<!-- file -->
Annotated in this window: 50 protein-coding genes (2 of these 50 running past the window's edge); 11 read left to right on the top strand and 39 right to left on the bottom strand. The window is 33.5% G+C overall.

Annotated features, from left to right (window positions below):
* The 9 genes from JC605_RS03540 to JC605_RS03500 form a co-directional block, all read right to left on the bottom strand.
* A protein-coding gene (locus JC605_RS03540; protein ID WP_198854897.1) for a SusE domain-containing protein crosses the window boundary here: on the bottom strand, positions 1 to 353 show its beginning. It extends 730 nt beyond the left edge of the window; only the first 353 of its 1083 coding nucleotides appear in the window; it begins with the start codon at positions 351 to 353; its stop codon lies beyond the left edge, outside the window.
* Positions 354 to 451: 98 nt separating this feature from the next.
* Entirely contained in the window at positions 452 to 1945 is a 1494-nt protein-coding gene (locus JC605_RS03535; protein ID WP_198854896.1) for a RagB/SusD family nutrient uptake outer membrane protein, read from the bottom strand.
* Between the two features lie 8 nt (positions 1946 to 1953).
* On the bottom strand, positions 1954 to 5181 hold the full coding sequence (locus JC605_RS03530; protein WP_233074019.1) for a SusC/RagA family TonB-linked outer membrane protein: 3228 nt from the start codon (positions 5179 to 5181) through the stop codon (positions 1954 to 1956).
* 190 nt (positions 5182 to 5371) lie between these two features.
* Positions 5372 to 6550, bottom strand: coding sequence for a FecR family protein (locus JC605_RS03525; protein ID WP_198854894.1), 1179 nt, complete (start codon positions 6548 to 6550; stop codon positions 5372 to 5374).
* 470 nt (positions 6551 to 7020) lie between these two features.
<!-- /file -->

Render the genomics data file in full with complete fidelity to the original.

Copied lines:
Annotated in this window: 50 protein-coding genes (2 of these 50 running past the window's edge); 11 read left to right on the top strand and 39 right to left on the bottom strand. The window is 33.5% G+C overall.

Annotated features, from left to right (window positions below):
* The 9 genes from JC605_RS03540 to JC605_RS03500 form a co-directional block, all read right to left on the bottom strand.
* A protein-coding gene (locus JC605_RS03540; protein ID WP_198854897.1) for a SusE domain-containing protein crosses the window boundary here: on the bottom strand, positions 1 to 353 show its beginning. It extends 730 nt beyond the left edge of the window; only the first 353 of its 1083 coding nucleotides appear in the window; it begins with the start codon at positions 351 to 353; its stop codon lies beyond the left edge, outside the window.
* Positions 354 to 451: 98 nt separating this feature from the next.
* Entirely contained in the window at positions 452 to 1945 is a 1494-nt protein-coding gene (locus JC605_RS03535; protein ID WP_198854896.1) for a RagB/SusD family nutrient uptake outer membrane protein, read from the bottom strand.
* Between the two features lie 8 nt (positions 1946 to 1953).
* On the bottom strand, positions 1954 to 5181 hold the full coding sequence (locus JC605_RS03530; protein WP_233074019.1) for a SusC/RagA family TonB-linked outer membrane protein: 3228 nt from the start codon (positions 5179 to 5181) through the stop codon (positions 1954 to 1956).
* 190 nt (positions 5182 to 5371) lie between these two features.
* Positions 5372 to 6550, bottom strand: coding sequence for a FecR family protein (locus JC605_RS03525; protein ID WP_198854894.1), 1179 nt, complete (start codon positions 6548 to 6550; stop codon positions 5372 to 5374).
* 470 nt (positions 6551 to 7020) lie between these two features.